Starting with an image, I have taken its fourier transform and then modified it, and finally taken the inverse fourier transform of the modified fourier transform to get my resulting image. In my result, I get a lot of very small imaginary components in each pixel. My question is what causes these, and is there some insight into how I can play with a fourier transform in such a way that I won't get these imaginary components once I invert the transform at the end?
The reason this is an issue for me is because although I can simply zero out the imaginary components, or take the magnitude of each complex number as the pixel value and still obtain the resulting image that I desire, once I take the fourier transform of that new image, it does not yield the fourier transform that I used to generate the image previously. Because the English is getting messy, it's much easier to see in pseudocode:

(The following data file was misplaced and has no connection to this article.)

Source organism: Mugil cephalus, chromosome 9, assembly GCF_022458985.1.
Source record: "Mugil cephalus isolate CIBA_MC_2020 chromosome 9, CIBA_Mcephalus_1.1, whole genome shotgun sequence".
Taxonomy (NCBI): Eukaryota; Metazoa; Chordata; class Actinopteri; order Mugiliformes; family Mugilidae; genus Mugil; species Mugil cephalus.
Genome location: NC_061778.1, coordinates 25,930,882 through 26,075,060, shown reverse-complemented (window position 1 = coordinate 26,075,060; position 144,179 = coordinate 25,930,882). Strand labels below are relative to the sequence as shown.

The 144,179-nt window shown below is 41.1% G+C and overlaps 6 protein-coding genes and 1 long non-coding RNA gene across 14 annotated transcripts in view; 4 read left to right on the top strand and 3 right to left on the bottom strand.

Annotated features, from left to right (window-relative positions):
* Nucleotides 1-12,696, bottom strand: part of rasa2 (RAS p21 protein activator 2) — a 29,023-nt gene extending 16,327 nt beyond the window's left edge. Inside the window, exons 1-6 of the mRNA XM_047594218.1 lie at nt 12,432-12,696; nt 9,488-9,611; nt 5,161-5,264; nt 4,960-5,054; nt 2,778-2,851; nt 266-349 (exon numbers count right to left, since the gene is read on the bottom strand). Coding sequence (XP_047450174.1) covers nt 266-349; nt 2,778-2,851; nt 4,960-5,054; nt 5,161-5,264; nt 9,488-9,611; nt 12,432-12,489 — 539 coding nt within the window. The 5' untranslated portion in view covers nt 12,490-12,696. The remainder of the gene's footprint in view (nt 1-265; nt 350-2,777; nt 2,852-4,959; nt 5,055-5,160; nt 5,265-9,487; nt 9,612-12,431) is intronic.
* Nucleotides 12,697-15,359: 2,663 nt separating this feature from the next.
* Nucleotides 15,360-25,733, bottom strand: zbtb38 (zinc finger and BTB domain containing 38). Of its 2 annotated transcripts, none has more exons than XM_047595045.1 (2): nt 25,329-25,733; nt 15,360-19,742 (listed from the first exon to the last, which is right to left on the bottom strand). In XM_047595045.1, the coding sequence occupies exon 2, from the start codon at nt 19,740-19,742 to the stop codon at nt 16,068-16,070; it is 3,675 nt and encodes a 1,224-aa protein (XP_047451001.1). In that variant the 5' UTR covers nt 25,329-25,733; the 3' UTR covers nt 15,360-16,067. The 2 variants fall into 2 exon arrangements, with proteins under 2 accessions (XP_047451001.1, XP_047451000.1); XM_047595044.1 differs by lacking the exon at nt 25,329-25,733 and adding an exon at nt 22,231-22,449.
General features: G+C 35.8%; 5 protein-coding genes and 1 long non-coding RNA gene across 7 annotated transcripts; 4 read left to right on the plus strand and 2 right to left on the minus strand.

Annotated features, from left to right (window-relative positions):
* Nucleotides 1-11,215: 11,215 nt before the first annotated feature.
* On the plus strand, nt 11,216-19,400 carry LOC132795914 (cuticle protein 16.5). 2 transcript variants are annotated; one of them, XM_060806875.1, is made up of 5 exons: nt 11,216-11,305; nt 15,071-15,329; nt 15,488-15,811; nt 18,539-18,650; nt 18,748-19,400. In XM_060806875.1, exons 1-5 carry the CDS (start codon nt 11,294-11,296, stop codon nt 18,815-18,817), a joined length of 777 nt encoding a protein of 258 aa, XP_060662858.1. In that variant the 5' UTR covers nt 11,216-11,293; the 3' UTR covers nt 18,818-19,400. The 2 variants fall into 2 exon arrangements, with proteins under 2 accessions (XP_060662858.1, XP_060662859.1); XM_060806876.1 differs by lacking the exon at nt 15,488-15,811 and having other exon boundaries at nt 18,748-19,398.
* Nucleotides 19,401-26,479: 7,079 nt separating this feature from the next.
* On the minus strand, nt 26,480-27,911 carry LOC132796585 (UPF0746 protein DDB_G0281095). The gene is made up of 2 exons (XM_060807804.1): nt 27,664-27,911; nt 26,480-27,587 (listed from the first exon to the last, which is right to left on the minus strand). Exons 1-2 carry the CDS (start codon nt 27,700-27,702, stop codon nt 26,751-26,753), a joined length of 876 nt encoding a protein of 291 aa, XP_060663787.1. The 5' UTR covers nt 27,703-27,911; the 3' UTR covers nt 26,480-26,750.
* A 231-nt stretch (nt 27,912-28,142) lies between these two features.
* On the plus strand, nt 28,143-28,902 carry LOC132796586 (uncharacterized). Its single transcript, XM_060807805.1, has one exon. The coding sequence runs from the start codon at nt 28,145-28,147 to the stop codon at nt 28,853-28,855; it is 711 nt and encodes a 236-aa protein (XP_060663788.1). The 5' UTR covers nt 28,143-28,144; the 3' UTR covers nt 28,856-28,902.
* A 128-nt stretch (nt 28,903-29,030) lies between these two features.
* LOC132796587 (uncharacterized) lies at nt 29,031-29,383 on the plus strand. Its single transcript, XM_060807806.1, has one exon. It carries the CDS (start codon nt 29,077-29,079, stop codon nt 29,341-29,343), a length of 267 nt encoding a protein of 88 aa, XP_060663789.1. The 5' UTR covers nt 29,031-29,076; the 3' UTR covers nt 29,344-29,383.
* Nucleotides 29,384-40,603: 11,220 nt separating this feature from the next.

function fft(input): return 2D fourier transform of input 2D array function ifft(input): return 2D inverse fourier transform of input 2D array function fix(image): zero out imaginary component in each pixel of input image (2D array) return updated image // Suppose we have computed an input 2D matrix, and are ready to ifft it to get an image input = /*...*/ test1 = fft(ifft(input)) test2 = fft(fix(ifft(input)))
test1 will yield back the matrix (up to floating point errors)
input that we started with, the image generated is not a real image. If we attempt to
fix the image, we find that
test2 significantly differs from our
What I would like to do is understand how to modify the fourier transform in such a way that I can achieve my original input after going through the process of taking the inverse fourier transform, storing that as a valid image, and then taking the fourier transform of that image.